How to Become a Productivity Ninja by Graham Allcott

In today’s fast-paced world, we are all bombarded with more information, distractions, and demands on our time than ever before, and it can be difficult to stay focused, organized, and effective. With the right strategies and tools, however, anyone can increase their productivity and accomplish more in less time.

In this episode of The LifeHack Show, we interviewed Graham Allcott, author of the global bestseller Productivity Ninja and founder of Think Productive, one of the world’s leading learning personal productivity and consulting firms.

In the interview, Graham discussed the key strategies for increasing personal productivity and becoming a “productivity ninja.”

Check out the full interview here:

Here I’ll summarize some of the key insights from the interview.

1. Don’t Rely on Willpower to Manage Your Attention

Willpower is a finite resource. Instead of relying on it to keep you focused, create a system to keep you organized.

Most people have two to three hours in the morning when they are most alert and capable of doing excellent work, but this varies depending on the individual. It is critical to defend these proactive attention hours by producing excellent work and pushing oneself to be productive.

On the other hand, there are hours in the day when energy and attention levels are lower, and during this time, Graham recommends having a list of simple and easy tasks to complete, called the Mindless list. This list includes tasks such as online research, email scheduling, and shopping things, and it helps in utilizing time when attention levels are low.

On the one hand, be really strict with those two to three hours of proactive attention and make sure you’re defending those really utilizing them well. On the other hand, when it’s those hours where you don’t have great energy great attention, give yourself the gift of a Mindless List where you can just be like “I’m fine to only be doing this and that’s okay. — Graham Allcott

2. Tactical Hiding

Quality thinking is an underrated and essential part of work. The best ideas often emerge from headspace rather than desk time, and we should unapologetically prioritize quality thinking time.

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To allow for quality thinking, we must create space for it, which is what Tactical Hiding entails. It refers to the practice of removing yourself from your usual environment in order to work on important tasks without distractions.

Finding a quiet corner of the office, going to a coffee shop, or even booking a private meeting room could all be options. The goal is to create a physical and mental environment in which you can concentrate on your work without interruptions, notifications, or other distractions.

Tactical Hiding lets you focus more deeply and achieve a state of “flow,” in which you are completely immersed in your work and highly productive. It also allows you to prioritize your most important tasks rather than simply responding to the latest email or request that comes your way.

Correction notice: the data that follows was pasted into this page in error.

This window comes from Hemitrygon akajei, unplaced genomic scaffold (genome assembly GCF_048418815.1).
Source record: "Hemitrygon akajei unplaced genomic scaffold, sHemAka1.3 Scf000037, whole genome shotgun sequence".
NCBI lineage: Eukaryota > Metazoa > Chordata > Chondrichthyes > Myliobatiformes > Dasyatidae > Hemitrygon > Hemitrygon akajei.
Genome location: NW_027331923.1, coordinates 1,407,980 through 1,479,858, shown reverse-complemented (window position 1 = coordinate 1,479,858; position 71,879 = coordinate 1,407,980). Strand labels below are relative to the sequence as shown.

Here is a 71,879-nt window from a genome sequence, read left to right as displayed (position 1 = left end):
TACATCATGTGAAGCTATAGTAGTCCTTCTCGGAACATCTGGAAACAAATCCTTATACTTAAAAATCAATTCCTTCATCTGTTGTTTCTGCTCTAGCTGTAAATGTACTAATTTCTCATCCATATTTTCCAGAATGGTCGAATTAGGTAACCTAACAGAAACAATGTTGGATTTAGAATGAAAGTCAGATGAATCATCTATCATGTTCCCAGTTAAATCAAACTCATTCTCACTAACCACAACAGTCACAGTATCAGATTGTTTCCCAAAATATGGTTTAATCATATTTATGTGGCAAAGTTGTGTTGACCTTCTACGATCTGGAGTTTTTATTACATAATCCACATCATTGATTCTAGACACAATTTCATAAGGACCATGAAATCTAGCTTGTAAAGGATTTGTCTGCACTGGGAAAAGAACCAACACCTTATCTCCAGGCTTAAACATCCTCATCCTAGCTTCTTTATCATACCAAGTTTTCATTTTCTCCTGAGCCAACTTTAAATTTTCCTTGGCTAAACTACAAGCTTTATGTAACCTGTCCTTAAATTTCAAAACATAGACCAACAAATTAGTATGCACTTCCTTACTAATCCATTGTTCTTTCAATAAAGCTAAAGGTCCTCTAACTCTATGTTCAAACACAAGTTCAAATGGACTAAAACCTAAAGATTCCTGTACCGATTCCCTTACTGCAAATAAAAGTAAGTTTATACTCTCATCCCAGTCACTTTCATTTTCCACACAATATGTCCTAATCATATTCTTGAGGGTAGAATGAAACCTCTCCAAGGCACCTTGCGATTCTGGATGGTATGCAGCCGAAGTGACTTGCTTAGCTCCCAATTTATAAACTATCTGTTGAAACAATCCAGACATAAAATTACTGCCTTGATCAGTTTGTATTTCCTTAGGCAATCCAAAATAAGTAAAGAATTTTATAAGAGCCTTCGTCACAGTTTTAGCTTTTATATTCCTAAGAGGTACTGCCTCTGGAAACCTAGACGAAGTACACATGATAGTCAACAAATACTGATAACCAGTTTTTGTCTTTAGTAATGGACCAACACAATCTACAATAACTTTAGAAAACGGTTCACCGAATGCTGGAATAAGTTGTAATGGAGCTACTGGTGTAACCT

3. Be Weapon Savvy

The importance of selecting the right tools and technologies to support your productivity is referred to as being Weapon Savvy. There are numerous tools available to help you stay organized and focused, whether it’s a to-do list app, a calendar system, a note-taking tool, or a project management platform.

It’s crucial to select tools that suit your individual needs and preferences because not all tools are created equal.

Graham suggests that the best way to become Weapon Savvy is to try out different tools and see which ones work best for you. He also suggests that you review and update your tools and systems on a regular basis to ensure that they continue to meet your changing needs.

4. Be Agile

The ability to adapt quickly and effectively to changing circumstances, priorities, and demands is referred to as agility. In today’s rapidly changing world, it’s essential to be adaptable, responsive, and able to pivot as needed.

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One of the most important aspects of being agile is to schedule regular time for reflection, review, and planning. This could include reviewing your to-do list and calendar on a daily or weekly basis, or conducting a more strategic review of your goals and priorities every quarter or year. You can identify areas where you need to be more flexible or change your approach by reviewing and assessing your progress on a regular basis.

Final Thoughts

“Ninja is a human being with good tools and good skills and some Zen and some mindfulness and agility, all these positive traits. But there’s no secret special powers. There’s no shortcuts. There’s no way of just creating magic. I feel like a ninja is a really special thing because it’s like there’s all this work that goes into making you look like you have a superpower and you don’t have a superpower but you’ve just done all that work, that’s how you got there.” — Graham Allcott

You can improve your focus, organization, and adaptability by implementing these productivity ninja strategies. Whether you’re a busy professional or an entrepreneur, these strategies can help you achieve more in less time, reduce stress and burnout.

Watch the full interview here.

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